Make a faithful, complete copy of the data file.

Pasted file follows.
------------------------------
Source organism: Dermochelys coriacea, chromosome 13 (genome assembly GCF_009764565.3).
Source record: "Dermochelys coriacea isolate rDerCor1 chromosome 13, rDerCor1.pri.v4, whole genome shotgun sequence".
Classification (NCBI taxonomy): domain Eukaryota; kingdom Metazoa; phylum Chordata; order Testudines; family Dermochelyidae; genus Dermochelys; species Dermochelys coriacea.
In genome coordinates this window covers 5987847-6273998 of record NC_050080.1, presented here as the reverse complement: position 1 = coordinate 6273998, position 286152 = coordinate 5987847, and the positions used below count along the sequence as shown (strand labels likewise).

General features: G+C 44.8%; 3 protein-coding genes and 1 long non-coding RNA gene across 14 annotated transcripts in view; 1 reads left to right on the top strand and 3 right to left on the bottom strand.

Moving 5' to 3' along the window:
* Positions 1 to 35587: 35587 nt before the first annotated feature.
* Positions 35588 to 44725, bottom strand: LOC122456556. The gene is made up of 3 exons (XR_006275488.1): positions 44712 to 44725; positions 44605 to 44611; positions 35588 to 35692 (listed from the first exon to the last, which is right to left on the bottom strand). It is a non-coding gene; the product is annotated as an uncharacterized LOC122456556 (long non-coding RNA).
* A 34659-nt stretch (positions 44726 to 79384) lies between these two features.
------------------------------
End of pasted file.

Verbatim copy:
Source organism: Dermochelys coriacea, chromosome 13 (genome assembly GCF_009764565.3).
Source record: "Dermochelys coriacea isolate rDerCor1 chromosome 13, rDerCor1.pri.v4, whole genome shotgun sequence".
Classification (NCBI taxonomy): domain Eukaryota; kingdom Metazoa; phylum Chordata; order Testudines; family Dermochelyidae; genus Dermochelys; species Dermochelys coriacea.
In genome coordinates this window covers 5987847-6273998 of record NC_050080.1, presented here as the reverse complement: position 1 = coordinate 6273998, position 286152 = coordinate 5987847, and the positions used below count along the sequence as shown (strand labels likewise).

General features: G+C 44.8%; 3 protein-coding genes and 1 long non-coding RNA gene across 14 annotated transcripts in view; 1 reads left to right on the top strand and 3 right to left on the bottom strand.

Moving 5' to 3' along the window:
* Positions 1 to 35587: 35587 nt before the first annotated feature.
* Positions 35588 to 44725, bottom strand: LOC122456556. The gene is made up of 3 exons (XR_006275488.1): positions 44712 to 44725; positions 44605 to 44611; positions 35588 to 35692 (listed from the first exon to the last, which is right to left on the bottom strand). It is a non-coding gene; the product is annotated as an uncharacterized LOC122456556 (long non-coding RNA).
* A 34659-nt stretch (positions 44726 to 79384) lies between these two features.